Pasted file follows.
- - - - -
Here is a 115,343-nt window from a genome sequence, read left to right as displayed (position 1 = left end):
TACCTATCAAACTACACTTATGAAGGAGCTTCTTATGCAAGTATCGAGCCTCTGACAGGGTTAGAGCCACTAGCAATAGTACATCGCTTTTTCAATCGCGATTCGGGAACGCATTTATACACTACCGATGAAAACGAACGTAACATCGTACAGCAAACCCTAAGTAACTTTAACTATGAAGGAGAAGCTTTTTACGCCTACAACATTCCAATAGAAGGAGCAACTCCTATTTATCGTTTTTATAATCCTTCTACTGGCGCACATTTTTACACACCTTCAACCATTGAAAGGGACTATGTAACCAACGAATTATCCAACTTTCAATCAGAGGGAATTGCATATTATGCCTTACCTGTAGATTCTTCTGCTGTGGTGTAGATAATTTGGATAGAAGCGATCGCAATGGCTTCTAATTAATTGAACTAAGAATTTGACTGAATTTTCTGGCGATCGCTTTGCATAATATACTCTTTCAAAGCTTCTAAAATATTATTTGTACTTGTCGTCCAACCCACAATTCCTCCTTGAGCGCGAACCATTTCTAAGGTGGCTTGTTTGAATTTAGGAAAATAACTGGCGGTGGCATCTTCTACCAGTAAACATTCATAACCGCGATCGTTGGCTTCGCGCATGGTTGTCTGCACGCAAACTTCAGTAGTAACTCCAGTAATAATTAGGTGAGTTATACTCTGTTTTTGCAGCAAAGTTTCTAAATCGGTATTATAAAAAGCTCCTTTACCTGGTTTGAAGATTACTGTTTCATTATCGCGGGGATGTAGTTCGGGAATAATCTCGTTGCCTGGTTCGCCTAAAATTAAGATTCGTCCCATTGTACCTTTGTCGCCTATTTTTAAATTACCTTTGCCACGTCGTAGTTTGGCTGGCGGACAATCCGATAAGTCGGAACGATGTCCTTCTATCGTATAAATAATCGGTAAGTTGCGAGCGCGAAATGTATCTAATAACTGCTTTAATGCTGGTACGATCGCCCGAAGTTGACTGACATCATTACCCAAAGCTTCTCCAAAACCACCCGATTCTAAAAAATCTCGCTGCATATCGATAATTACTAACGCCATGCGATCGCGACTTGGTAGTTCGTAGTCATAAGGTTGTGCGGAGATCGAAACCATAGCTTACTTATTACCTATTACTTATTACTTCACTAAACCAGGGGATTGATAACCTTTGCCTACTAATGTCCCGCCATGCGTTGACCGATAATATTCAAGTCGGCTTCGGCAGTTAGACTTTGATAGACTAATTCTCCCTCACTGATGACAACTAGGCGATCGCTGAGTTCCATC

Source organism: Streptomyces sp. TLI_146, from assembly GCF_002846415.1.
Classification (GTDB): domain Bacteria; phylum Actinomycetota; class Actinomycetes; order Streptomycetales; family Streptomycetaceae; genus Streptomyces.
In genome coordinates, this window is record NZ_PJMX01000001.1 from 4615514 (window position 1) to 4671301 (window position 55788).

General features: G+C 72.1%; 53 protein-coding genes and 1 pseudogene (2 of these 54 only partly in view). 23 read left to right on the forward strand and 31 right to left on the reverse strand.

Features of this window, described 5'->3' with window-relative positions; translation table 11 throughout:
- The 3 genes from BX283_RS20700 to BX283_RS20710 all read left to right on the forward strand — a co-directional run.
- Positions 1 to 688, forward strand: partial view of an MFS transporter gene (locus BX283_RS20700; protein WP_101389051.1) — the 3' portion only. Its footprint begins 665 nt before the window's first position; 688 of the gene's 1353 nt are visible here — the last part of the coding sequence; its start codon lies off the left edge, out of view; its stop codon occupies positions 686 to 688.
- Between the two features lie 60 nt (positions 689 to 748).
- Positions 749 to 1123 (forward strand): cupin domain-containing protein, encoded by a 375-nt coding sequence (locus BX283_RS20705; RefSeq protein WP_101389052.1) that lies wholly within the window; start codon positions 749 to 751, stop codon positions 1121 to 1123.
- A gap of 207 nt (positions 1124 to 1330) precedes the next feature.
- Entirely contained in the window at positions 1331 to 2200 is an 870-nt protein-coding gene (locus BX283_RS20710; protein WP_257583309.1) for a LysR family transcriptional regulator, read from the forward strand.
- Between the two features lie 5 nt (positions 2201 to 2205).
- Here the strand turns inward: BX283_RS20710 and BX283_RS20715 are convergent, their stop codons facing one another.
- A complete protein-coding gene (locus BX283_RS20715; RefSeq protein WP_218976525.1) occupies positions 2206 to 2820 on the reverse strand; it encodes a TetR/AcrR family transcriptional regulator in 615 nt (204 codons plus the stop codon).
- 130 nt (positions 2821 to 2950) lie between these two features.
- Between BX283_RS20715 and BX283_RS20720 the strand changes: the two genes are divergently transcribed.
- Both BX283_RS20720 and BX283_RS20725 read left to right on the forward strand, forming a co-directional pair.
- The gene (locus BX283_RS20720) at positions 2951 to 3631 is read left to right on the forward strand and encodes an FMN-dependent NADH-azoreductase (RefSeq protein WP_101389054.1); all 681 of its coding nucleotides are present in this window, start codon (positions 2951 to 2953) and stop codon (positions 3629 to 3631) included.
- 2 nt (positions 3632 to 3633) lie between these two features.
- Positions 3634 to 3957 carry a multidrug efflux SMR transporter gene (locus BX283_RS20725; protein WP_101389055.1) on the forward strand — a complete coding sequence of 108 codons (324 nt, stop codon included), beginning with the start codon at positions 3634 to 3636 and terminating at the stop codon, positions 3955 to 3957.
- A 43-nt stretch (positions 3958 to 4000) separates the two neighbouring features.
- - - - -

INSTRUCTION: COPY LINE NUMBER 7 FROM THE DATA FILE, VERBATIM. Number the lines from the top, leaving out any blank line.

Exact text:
Features of this window, described 5'->3' with window-relative positions; translation table 11 throughout: